Course blog for American University PERF-570, Fall 2014
(cc flickr ihatereiny)
”I’d always avoided art fairs like the plague,” (…) “It’s like every single reason for art to exist does not exist in those places.”
The first part of this article really caught my attention because I feel exactly the same way about “big” art fairs. Before I would never reject an opportunity to go because it was always a good excuse to see interesting things but the overall atmosphere (usually very “up-tight”) goes so much against the essence of artists and arts in general that nowadays I am not really interested anymore.
Eric Fish´s new exhibition comes as a critic and irony to the fact that art fairs became a place” to see and be seen”. His exhibit will happen at the same time as Frieze Art Fair in London and “He hopes that people can go to Frieze and then come to his show and see what they looked like at Frieze.”
The fact is that Art Fairs are growing in number and size around the globe:
“There are now 50 or more international shows, from Dubai to Shanghai to São Paulo, one for every week of the year, following the money, flogging product.”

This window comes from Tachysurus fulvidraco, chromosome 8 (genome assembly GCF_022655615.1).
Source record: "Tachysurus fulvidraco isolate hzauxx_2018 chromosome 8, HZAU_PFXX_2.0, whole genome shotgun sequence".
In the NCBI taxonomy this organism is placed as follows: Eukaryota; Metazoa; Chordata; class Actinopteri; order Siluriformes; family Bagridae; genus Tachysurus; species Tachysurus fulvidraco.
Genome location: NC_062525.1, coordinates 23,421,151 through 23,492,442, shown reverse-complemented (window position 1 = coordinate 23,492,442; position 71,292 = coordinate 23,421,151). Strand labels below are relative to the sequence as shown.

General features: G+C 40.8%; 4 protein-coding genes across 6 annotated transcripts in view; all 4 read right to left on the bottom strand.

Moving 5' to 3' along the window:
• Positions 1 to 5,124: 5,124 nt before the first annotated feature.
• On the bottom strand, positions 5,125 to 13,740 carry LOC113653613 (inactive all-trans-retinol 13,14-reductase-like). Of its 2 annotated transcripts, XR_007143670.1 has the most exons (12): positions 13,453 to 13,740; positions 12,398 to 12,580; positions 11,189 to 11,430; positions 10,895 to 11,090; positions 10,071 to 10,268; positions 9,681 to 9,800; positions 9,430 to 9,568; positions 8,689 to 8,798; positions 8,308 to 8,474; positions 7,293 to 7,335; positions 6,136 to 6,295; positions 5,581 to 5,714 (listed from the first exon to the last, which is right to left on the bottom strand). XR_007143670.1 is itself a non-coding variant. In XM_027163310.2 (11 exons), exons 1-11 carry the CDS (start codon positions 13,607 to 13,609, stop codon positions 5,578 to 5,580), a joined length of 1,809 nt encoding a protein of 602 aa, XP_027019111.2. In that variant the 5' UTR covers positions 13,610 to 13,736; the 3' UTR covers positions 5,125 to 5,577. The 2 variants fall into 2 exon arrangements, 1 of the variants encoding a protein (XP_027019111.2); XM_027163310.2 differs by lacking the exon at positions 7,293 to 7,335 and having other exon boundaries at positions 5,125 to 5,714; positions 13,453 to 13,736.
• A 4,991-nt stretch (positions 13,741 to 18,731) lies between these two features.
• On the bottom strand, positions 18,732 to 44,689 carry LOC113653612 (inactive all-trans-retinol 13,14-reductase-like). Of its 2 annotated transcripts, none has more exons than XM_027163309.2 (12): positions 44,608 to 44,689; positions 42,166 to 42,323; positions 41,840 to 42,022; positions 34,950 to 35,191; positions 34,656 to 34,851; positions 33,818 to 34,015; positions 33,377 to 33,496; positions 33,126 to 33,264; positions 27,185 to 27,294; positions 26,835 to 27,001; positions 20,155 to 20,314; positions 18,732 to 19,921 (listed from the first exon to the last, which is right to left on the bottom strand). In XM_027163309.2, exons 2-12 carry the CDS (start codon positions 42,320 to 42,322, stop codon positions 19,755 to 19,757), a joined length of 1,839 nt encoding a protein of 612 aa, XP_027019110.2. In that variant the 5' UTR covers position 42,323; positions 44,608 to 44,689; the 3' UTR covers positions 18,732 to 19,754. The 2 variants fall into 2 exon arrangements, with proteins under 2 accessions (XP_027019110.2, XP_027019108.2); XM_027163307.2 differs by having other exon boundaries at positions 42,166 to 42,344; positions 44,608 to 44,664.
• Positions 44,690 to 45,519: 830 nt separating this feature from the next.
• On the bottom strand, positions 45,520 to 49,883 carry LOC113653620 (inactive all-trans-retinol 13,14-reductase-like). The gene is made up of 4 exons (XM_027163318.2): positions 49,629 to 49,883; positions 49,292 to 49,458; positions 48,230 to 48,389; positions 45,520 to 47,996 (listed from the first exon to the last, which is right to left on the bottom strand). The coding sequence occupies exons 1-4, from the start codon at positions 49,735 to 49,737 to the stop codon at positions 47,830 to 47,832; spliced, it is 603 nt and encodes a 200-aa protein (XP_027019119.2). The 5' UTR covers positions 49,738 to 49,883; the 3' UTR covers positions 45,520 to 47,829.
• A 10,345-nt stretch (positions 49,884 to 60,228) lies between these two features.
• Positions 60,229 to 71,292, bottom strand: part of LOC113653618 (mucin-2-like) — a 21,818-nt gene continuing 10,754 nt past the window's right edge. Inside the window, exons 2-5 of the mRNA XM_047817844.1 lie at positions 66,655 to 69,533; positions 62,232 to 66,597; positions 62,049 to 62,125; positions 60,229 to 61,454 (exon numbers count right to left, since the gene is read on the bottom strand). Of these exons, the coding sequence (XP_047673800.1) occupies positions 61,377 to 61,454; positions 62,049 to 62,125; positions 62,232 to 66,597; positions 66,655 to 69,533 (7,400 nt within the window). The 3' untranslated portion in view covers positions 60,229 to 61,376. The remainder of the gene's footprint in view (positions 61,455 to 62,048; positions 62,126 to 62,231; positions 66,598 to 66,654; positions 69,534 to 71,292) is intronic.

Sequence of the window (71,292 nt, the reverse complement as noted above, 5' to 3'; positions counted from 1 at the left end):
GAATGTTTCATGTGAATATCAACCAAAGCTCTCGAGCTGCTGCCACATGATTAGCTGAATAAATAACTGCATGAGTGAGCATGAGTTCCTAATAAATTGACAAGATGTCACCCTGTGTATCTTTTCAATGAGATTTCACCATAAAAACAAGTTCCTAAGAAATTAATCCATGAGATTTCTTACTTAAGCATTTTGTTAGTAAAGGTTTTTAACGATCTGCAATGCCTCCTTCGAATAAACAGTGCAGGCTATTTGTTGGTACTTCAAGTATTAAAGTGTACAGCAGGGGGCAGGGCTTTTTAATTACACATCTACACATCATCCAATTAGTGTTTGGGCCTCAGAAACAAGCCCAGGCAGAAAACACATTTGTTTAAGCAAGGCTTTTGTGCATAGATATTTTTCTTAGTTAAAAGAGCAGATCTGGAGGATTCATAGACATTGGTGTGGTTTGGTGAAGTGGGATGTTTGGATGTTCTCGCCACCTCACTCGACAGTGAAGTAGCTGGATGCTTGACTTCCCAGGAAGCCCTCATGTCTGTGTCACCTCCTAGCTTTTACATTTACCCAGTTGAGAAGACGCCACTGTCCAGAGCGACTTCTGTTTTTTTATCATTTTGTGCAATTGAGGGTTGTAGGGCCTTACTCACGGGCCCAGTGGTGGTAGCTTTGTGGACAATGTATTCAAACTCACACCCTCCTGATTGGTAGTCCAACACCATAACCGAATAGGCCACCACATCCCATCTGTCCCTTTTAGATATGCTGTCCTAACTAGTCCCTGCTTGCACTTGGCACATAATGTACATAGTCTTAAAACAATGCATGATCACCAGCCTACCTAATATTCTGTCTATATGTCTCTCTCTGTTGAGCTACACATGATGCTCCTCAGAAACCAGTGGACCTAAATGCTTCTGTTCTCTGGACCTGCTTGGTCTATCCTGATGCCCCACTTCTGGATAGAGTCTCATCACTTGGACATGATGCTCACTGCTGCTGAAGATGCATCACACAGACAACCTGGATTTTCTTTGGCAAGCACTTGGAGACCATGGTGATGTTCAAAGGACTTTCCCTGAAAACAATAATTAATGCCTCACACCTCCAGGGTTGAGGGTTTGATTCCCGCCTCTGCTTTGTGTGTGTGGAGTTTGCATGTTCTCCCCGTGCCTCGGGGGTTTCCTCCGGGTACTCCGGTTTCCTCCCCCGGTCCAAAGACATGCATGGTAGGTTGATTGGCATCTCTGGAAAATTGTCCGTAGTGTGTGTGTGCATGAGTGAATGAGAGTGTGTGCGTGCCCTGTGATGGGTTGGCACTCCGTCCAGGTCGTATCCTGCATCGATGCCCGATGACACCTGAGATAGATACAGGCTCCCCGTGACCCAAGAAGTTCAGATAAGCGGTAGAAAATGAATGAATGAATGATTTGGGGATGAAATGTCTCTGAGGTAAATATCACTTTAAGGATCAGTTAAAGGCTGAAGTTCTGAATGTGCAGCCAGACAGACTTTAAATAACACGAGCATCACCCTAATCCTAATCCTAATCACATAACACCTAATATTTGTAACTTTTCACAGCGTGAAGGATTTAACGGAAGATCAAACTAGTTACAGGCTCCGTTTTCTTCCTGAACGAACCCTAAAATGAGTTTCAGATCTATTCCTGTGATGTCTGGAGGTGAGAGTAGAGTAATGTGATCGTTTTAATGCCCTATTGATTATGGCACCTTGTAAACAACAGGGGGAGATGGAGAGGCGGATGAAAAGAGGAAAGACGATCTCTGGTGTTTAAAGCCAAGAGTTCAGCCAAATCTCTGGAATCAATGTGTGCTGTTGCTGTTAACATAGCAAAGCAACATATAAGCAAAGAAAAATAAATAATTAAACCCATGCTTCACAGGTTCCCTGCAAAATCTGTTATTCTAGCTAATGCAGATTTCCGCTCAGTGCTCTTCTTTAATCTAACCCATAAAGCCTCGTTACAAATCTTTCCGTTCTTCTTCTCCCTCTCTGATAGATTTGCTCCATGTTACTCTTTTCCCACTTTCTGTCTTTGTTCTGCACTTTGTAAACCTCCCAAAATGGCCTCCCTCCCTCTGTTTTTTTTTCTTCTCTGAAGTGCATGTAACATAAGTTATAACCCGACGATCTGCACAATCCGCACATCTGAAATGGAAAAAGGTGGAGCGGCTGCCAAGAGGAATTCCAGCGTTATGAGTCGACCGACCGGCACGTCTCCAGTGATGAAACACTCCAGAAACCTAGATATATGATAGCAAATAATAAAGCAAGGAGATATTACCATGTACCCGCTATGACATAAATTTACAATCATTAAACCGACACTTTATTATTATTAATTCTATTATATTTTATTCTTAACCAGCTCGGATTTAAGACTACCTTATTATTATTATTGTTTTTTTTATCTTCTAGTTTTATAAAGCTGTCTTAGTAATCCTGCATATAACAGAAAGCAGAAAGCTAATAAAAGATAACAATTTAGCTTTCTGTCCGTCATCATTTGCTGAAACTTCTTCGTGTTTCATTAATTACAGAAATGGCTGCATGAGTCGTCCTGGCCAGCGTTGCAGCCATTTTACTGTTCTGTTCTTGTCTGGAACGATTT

The strong commercial side of these initiatives dictate the game and throw art into little booths like in an organic farmers market.
I attended Hong Kong Art Basel for the last couple of years and I concluded that most of the crowd was more interested in 1) to have their picture taken for a magazine or FB page or 2) to capture the most awkward works for Instagram. And I assume I did the same myself as I was not interested to buy anything and got really bored.
But if this fairs are attracting more than just art collectors, my question is: why don´t they engage the audiences in other ways? It would be interesting to know some of the artists and their works through talks, seminars and site specific happenings. Other related events take place in other locations but the fairs themselves are rather dull.
Unfortunately I know little about the economic impact and profit that these initiatives have but my main point here was to criticize the way they are being produced and consumed.